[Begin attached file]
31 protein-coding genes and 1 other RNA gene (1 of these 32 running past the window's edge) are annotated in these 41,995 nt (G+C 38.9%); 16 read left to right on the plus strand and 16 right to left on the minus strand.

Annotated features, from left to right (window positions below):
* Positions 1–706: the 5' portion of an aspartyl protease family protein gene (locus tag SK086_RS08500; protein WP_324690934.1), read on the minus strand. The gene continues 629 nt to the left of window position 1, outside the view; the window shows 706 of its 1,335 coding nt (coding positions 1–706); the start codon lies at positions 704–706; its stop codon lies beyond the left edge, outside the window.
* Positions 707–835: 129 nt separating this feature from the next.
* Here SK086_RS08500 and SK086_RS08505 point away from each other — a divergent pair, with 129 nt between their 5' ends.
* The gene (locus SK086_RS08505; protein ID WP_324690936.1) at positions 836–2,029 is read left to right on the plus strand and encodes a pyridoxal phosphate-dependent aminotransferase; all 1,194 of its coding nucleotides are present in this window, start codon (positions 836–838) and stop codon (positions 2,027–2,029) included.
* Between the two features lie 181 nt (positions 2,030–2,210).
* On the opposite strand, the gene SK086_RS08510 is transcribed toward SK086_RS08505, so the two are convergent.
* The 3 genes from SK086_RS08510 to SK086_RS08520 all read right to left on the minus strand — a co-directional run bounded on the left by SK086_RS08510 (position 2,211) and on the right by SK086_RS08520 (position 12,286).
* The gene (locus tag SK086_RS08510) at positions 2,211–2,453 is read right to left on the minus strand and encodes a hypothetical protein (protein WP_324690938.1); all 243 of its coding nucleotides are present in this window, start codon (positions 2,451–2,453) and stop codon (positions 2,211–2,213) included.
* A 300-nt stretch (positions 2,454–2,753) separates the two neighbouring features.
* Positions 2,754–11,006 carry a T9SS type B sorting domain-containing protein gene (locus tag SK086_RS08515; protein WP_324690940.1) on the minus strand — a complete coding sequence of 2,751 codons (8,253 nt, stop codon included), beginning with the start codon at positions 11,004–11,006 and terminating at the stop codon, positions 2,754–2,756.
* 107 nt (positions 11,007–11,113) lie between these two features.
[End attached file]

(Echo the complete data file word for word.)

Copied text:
31 protein-coding genes and 1 other RNA gene (1 of these 32 running past the window's edge) are annotated in these 41,995 nt (G+C 38.9%); 16 read left to right on the plus strand and 16 right to left on the minus strand.

Annotated features, from left to right (window positions below):
* Positions 1–706: the 5' portion of an aspartyl protease family protein gene (locus tag SK086_RS08500; protein WP_324690934.1), read on the minus strand. The gene continues 629 nt to the left of window position 1, outside the view; the window shows 706 of its 1,335 coding nt (coding positions 1–706); the start codon lies at positions 704–706; its stop codon lies beyond the left edge, outside the window.
* Positions 707–835: 129 nt separating this feature from the next.
* Here SK086_RS08500 and SK086_RS08505 point away from each other — a divergent pair, with 129 nt between their 5' ends.
* The gene (locus SK086_RS08505; protein ID WP_324690936.1) at positions 836–2,029 is read left to right on the plus strand and encodes a pyridoxal phosphate-dependent aminotransferase; all 1,194 of its coding nucleotides are present in this window, start codon (positions 836–838) and stop codon (positions 2,027–2,029) included.
* Between the two features lie 181 nt (positions 2,030–2,210).
* On the opposite strand, the gene SK086_RS08510 is transcribed toward SK086_RS08505, so the two are convergent.
* The 3 genes from SK086_RS08510 to SK086_RS08520 all read right to left on the minus strand — a co-directional run bounded on the left by SK086_RS08510 (position 2,211) and on the right by SK086_RS08520 (position 12,286).
* The gene (locus tag SK086_RS08510) at positions 2,211–2,453 is read right to left on the minus strand and encodes a hypothetical protein (protein WP_324690938.1); all 243 of its coding nucleotides are present in this window, start codon (positions 2,451–2,453) and stop codon (positions 2,211–2,213) included.
* A 300-nt stretch (positions 2,454–2,753) separates the two neighbouring features.
* Positions 2,754–11,006 carry a T9SS type B sorting domain-containing protein gene (locus tag SK086_RS08515; protein WP_324690940.1) on the minus strand — a complete coding sequence of 2,751 codons (8,253 nt, stop codon included), beginning with the start codon at positions 11,004–11,006 and terminating at the stop codon, positions 2,754–2,756.
* 107 nt (positions 11,007–11,113) lie between these two features.